The new statute provides that the secretary of the treasury "shall" pay an award to those who provide original information leading to successful enforcement of various money-laundering laws, if the SEC obtains sanctions of $1 million or more. As with the DFA, certain individuals, like regulatory and law enforcement officials and those who participated in the wrongdoing, are prohibited from receiving an award. To incentivize reporting, the AMLA replaced the $150,000 award cap, which was discretionary in any event, with a payment ceiling of 30% of the government's collection, if the monetary sanctions imposed exceed $1 million and which is now mandatory unless the reporting individual is disqualified. Again, like the DFA, factors to be taken into consideration by the government when deciding the amount of the award include the significance of the information, the degree of assistance provided and the programmatic interest of Treasury in deterring violations. Treasury retains the discretion to make nominal payments, and there is no right to appeal the amount awarded. However, the "monetary sanctions" figure on which the reward will be based excludes forfeiture, restitution and victim compensation payments, and since the government frequently seeks large forfeiture judgments when resolving money-laundering actions, this provision may significantly limit whistleblower awards.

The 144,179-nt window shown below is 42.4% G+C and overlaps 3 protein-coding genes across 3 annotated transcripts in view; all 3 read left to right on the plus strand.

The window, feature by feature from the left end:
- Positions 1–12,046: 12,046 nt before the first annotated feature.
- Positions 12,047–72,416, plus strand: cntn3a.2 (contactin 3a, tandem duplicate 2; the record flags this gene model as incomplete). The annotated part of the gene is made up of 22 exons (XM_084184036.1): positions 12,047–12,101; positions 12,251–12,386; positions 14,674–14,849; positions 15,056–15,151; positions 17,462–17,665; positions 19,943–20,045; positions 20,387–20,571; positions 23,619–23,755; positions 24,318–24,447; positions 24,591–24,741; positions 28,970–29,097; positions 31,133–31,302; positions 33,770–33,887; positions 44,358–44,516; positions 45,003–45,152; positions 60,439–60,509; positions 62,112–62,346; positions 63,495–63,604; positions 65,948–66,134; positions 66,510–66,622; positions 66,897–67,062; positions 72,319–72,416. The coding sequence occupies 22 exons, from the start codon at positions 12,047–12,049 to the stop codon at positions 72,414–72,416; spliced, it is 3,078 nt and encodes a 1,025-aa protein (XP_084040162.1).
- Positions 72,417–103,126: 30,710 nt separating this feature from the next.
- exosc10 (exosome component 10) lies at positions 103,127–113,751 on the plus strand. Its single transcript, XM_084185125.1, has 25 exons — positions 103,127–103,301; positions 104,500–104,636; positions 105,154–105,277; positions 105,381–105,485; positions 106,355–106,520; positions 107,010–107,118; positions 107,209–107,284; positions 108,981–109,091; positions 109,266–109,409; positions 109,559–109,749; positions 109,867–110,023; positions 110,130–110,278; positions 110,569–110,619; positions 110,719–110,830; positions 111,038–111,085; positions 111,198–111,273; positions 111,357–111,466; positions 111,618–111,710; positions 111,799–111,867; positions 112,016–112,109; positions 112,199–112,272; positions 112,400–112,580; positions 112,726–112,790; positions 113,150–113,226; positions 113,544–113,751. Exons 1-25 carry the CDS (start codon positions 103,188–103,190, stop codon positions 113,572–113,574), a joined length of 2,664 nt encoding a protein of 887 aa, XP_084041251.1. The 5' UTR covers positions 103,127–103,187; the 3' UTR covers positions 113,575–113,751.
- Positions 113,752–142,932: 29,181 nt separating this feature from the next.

Bottom Line for Employers

Companies covered by the new statute must be careful in dealing with the AMLA.  They need to treat carefully any employees who raise concerns about potential BSA violations, regardless of the seriousness of the alleged violation or the position of the person who makes the claim.  Just as with potential claims under Sarbanes-Oxley or the DFA, they need to document employee performance carefully so as to justify decisions regarding employees who raise concerns.  Finally, they need to be prepared to investigate and remediate any claimed BSA violations quickly to minimize any potential recovery by the government and any resulting payment to the employee.

See Footnotes

1 31 U.S.C. § 5323

2 The full list of covered entities appears at 31 U.S.C. §5312.

Information contained in this publication is intended for informational purposes only and does not constitute legal advice or opinion, nor is it a substitute for the professional judgment of an attorney.